• Eliminate the National Capital Planning Commission: $5 million
    • Eliminate the Commission of Fine Arts: $6 million
    • Eliminate the National Endowment for the Arts: $71 million
    • Eliminate the National Endowment for the Humanities: $75 million
    • Eliminate the Institute of Museum Services and Library Services: $147 million
    • Require Smithsonian Institution to finance 50 percent of costs through user fees: $254 million
    • Eliminate the Neighborhood Reinvestment Corporation: $278 million
    • Eliminate Grants to Large and Medium-Sized Hub Airports: $585 million
    • Eliminate the Essential Air Service Program: $73 million
    • Privatize Amtrak: $878 million
    • Devolve the Federal Highway Program (and gas tax million and most transit spending to the states: $25.1 billion

    Beyond these additional cuts identified above, one element sorely missing from the continuing resolution is those appropriations included in Obamacare. Adding these could save billions more. Still more savings could be found in all unnecessary non-security spending that has remained unobligated from prior fiscal years (for example those more than 36 months old).

    Federal spending has soared in recent years, driving the budget to economically unstable and harmful levels. Substantive cuts this year are imperative to get spending and deficits down and build momentum for additional spending reforms in 2012.

    Co-authored by Emily Goff.

    Posted in Economics [slideshow_deploy]

    16 Responses to An Additional $47 Billion in Spending Cuts for the Continuing Resolution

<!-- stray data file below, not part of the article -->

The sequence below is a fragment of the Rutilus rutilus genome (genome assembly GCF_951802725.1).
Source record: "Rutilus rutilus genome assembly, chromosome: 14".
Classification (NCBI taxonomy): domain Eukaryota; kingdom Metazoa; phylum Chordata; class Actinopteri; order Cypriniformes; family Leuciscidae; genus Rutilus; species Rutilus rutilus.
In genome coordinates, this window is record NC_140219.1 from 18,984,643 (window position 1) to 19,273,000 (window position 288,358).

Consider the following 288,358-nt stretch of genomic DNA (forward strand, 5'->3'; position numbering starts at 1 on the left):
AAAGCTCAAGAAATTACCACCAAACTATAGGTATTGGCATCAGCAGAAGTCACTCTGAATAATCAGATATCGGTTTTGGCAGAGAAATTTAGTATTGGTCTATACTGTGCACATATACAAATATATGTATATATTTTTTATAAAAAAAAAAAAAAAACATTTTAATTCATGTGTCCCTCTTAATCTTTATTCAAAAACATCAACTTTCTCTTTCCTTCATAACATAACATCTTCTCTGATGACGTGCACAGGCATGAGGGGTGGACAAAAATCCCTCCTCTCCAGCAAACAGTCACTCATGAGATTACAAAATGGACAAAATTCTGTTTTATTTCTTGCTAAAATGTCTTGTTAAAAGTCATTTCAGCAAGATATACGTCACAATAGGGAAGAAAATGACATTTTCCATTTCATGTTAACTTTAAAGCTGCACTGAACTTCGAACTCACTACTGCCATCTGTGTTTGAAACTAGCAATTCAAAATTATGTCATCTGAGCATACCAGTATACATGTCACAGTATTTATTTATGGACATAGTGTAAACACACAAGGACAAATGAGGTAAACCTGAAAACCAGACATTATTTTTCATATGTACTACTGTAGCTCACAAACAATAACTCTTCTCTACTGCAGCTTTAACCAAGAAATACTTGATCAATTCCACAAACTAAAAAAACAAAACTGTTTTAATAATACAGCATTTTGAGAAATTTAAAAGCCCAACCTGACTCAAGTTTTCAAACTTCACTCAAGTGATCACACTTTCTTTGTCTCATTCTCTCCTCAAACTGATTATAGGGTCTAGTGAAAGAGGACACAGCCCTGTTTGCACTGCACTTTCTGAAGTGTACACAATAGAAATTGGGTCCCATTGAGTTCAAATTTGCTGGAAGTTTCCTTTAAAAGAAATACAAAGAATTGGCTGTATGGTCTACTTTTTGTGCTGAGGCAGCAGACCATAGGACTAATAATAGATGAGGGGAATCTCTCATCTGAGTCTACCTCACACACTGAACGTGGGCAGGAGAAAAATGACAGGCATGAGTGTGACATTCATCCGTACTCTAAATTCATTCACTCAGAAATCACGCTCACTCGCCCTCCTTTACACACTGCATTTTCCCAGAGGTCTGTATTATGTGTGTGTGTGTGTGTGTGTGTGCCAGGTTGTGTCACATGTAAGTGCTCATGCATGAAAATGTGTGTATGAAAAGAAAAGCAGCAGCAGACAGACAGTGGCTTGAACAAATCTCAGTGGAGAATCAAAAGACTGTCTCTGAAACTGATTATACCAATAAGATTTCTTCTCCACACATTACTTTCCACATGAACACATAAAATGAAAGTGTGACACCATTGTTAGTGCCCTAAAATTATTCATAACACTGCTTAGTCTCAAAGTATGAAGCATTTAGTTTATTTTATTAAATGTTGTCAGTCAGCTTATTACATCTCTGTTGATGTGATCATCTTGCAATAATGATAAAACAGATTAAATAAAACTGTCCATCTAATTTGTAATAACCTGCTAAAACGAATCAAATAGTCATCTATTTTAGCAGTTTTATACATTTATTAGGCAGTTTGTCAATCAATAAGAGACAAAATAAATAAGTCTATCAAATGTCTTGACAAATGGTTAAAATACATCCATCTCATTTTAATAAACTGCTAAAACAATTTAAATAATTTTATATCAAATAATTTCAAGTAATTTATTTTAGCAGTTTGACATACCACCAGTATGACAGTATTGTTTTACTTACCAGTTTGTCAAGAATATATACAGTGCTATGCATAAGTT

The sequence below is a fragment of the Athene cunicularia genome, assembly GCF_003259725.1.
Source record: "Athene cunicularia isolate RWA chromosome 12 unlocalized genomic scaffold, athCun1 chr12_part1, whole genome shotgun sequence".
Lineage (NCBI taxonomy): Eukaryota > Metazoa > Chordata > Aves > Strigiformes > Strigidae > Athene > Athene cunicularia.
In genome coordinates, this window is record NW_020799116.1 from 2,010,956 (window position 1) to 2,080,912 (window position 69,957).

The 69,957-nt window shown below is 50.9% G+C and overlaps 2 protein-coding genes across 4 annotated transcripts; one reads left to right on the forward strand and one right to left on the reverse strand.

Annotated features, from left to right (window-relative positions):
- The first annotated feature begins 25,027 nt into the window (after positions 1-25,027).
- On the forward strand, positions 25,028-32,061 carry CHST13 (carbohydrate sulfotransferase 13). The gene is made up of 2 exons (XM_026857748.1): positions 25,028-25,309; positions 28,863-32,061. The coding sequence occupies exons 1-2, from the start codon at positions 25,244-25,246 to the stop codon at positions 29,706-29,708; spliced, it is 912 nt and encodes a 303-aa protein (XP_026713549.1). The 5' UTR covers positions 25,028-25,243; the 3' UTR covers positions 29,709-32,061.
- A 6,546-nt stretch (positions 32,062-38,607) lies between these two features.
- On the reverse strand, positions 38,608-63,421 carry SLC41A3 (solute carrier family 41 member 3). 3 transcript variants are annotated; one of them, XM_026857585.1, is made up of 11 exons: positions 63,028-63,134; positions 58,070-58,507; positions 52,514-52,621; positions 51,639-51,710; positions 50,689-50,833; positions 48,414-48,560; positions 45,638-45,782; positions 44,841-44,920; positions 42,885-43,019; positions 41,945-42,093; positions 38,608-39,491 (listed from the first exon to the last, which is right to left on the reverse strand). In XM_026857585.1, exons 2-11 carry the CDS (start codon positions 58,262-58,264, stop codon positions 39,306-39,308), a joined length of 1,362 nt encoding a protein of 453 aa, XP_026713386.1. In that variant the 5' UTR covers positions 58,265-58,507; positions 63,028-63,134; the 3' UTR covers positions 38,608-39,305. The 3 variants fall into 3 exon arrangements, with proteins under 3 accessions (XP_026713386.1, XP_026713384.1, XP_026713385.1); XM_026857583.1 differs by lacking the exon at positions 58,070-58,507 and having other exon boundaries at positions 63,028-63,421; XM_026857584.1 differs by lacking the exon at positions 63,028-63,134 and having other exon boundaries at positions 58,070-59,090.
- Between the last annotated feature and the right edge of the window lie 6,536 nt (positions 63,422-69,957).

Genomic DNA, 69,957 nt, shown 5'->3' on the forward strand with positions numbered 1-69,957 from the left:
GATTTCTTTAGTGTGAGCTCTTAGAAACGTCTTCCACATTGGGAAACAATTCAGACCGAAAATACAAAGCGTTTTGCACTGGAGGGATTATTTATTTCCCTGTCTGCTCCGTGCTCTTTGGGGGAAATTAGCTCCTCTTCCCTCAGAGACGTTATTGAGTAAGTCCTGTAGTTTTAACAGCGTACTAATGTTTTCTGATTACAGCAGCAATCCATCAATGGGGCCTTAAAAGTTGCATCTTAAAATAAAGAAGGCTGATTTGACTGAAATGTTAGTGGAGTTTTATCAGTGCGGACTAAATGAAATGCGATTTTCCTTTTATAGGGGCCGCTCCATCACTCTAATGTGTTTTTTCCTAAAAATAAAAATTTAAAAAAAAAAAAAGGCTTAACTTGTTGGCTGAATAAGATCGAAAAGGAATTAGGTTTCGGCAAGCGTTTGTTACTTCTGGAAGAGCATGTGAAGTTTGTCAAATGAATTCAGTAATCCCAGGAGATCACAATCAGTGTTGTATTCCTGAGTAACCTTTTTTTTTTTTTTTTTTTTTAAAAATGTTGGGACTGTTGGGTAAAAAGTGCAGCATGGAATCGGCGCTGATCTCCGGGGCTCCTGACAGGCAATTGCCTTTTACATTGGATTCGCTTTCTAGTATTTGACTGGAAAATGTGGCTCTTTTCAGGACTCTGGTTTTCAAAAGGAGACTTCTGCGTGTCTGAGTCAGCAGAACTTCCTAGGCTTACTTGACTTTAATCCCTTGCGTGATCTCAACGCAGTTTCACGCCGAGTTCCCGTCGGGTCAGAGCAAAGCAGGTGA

1. lex says:

      I'm not sure how these cuts are supposed to help boom the economy… What will happen to those people who use some of these services? Wouldn't cutting these services put them in a worse off place than before? I mean…we are still in a recession, right? I think the last time of this magnitude happened, FDR signed the New Deal and was able to get the economy back on track….which required lots of federal spending…

    2. Bobbie says:

      It's got to happen! The government hasn't been showing anyone the way but to the door of government. These sound practical and will bring back some of our country. The "affordable health care act" has to be removed in it's entirety. Unconstitutional! Lift the frivolous regulations on private insurance companies.

      But anyway…

      The only way we can be seen equal by government is to ban any government program that recognizes us according to our race, creed, culture or gender. This is highly unethical and extremely unconstitutional! It's insulting to be sympathized and catered to only humiliated in regard of. If we want recognition of who we are, it's freedom that lets us do it for ourselves. Should get rid of the term "minority" as we are equally human.

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    7. tom beebe st louis says:

      In the end, we will realize nothing can be spared. The "entitlements" mus get the biggest cuts. This would include Social Security and Medicare (both of which I'm on) plus Medicaid, srate and federal welfare programs, and block grants for everything from student loans (often abused) to agricultural subsidies. Tax reform, eliminating all the loopholes paid for by bribes to congress must be part of the overall reform package. Here's an outline; note it includes a negative income tax for the hardest hit, and exemptions for health care, education and savings (investment), all of which contribute to the growth of the base so tax revenues can increase with lower rates. Take a look:

      TAX AND ENTITLEMENT REFORM

      1. All persons residing in the U.S. shall come together in households for the purpose of reporting all income from any source, each item to be identified by payer's and payee's tax number, and for receipt of federal and state benefits. Members of a household need not be related, need not reside together, and a household may consist of as few as one person.